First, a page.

High priest of rebirth; the life, times, and thought of Abraham Isaac KuK

By Jacob B. Agus

Published by  Bloch Publishing Company

Extracts from book, with permission from publisher.

miraculously rebuilt at any hour.  He and Kuk, therefore, set apart regular periods for the joint study of the sections of the Talmud dealing with the laws of  sacrifices. The hour of redemption seemed to be close at hand and the bitter problems of the day remote indeed, whenever they were occupied with the intricacies of the hallowed ceremonies  that their ancestors performed during the days of Israel's ancient glory.  But the older man was a realist and he recalled his younger colleague soon enough to the burdens of leadership in the confused contemporary age.  Thru his persuasion, the twenty-four year old Abraham Isaac Kuk consented to accept the call to the rabbinate of the town of Zoimel.
      The time for quiet reflection had come to an end.  The time for action had arrived.
      However, in the town of Zoimel where he stayed for six uneventful years, Rabbi Kuk was still largely the student.  Pastoral and preaching obligations in Zoimel were few and unexacting. The young rabbi was able to continue his studies, with only minor interruptions.  Thus, his routine was not changed materially, though he was now faced with the problems of living men, not merely questions of abstract dialectics.  From time to time, he would go out on preaching tours to plead for a more conscientious observance of the mitzvah of Tefillin.  For this purpose, too, he composed a little book, Chabesh Pair.  Perhaps the outstanding event in his life during those years was his acquaintance with Rabbi Solomon Eliashev of Shavell the great Kabbalist, in whose company he stayed up many a night, poring over the books of Lurianic Kabbalah. As will be amply illustrated in the following chapters Kuk's philosophy was in the main an adaptation and interpretation of the basic  ideas of Kabbalah, which entered into he mainstream of his thought during the quiet years that he spent in Zoimel.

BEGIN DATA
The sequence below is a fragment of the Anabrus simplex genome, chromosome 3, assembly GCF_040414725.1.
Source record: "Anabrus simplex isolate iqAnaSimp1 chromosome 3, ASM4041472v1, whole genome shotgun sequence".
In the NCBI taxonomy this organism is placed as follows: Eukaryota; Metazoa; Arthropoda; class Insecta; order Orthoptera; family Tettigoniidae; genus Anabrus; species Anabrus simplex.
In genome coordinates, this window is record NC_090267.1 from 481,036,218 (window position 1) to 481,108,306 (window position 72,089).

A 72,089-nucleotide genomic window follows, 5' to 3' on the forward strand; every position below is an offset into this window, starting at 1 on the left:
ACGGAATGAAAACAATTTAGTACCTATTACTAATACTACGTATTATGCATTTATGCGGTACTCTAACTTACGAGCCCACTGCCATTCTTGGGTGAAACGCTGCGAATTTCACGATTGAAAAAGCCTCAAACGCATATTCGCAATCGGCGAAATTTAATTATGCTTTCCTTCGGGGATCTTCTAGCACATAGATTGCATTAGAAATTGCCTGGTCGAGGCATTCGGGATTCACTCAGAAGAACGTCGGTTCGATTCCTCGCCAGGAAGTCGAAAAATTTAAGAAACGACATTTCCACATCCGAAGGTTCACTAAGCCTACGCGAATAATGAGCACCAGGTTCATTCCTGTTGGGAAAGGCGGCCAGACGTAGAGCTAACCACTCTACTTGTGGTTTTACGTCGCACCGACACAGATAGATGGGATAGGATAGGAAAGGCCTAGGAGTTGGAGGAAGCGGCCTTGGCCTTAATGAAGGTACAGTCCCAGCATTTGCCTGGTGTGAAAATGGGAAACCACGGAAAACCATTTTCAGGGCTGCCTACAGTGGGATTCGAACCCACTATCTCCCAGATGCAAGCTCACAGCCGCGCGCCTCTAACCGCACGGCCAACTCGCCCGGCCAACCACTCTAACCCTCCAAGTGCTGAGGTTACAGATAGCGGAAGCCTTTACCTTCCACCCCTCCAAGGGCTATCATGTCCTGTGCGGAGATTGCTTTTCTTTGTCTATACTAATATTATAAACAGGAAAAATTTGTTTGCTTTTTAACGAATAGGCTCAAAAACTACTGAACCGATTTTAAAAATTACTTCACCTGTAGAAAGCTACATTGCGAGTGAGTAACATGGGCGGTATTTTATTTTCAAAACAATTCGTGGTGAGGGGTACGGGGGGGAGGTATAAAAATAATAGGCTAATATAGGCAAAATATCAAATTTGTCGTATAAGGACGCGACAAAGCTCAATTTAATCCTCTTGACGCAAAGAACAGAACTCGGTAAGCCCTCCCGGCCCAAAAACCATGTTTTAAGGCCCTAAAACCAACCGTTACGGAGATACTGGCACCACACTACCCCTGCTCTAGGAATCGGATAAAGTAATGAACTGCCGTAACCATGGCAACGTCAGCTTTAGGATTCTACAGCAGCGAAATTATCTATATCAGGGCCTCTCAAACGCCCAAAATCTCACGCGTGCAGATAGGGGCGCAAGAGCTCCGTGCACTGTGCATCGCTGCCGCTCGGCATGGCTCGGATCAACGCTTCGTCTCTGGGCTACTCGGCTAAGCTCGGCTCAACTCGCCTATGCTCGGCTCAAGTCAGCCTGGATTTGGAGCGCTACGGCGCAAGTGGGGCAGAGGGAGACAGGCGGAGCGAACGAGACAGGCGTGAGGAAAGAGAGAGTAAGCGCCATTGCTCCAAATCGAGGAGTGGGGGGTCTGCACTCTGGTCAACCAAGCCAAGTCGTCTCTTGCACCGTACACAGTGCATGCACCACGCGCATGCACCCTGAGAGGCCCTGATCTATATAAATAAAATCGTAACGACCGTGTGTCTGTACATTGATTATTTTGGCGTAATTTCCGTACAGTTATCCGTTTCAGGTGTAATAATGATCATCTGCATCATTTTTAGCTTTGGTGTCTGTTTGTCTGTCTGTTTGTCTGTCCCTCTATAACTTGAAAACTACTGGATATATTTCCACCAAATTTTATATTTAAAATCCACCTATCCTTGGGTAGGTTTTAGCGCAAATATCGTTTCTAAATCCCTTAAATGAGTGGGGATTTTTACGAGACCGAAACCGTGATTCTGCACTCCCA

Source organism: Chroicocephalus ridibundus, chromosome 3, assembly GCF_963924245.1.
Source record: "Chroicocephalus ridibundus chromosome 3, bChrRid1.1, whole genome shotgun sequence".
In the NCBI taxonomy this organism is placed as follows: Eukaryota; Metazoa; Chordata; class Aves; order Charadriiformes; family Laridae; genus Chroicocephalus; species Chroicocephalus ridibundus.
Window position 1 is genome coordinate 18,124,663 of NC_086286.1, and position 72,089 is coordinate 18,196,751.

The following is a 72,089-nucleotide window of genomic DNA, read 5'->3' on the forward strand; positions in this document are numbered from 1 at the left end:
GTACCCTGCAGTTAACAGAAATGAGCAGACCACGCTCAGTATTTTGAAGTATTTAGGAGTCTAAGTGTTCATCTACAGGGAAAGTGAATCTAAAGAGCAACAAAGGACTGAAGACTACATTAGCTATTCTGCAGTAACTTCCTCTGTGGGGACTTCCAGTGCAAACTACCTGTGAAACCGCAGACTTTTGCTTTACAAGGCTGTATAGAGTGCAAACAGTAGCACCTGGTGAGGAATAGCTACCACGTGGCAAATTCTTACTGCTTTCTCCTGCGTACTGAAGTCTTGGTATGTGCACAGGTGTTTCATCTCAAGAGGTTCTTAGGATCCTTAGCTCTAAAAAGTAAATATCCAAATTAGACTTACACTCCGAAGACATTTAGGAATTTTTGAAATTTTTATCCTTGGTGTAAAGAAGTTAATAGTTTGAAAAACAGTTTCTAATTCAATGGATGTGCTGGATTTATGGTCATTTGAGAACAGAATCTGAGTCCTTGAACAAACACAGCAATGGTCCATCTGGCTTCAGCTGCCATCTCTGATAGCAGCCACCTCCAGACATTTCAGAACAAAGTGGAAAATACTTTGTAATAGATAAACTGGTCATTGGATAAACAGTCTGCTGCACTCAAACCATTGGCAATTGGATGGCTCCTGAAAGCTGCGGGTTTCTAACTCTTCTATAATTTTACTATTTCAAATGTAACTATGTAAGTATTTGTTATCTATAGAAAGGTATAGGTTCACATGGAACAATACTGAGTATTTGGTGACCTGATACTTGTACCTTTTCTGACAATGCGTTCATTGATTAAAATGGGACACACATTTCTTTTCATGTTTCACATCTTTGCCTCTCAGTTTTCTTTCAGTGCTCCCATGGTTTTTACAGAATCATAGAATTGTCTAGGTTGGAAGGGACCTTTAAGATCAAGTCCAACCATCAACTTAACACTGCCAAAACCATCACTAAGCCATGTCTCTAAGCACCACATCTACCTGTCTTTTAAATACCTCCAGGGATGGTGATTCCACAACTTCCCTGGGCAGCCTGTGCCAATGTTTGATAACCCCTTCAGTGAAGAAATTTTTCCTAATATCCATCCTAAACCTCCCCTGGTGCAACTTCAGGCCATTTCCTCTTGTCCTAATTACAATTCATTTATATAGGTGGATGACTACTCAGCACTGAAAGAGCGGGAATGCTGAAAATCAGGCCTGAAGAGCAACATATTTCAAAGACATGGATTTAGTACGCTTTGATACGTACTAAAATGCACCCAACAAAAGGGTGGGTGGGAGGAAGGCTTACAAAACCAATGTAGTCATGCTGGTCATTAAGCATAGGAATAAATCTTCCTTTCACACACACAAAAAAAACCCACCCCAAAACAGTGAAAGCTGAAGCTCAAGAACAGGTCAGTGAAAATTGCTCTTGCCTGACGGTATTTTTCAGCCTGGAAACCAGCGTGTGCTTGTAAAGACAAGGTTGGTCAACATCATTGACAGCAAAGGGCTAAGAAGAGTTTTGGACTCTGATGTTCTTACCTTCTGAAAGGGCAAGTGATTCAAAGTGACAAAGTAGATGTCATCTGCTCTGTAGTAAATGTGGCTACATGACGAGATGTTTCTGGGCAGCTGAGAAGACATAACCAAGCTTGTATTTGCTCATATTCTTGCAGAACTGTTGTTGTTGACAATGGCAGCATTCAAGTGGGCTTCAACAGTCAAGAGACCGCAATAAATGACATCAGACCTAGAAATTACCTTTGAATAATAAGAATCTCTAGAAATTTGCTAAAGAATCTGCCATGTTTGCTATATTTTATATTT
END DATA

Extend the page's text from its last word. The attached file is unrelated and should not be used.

At the age of 30, he became rabbi of the comparatively large city of Boisk, which is  situated in Lithuania, close to the border of the province of Kurland, at that time well within the sphere of influence of German culture.  In Boisk, Rabbi Kuk faced the challenge of the spirit of modernism at close quarters and there the originality of his thinking and his innate moral courage first found expression in word and deed.

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Copyright © 1999, Barry Mann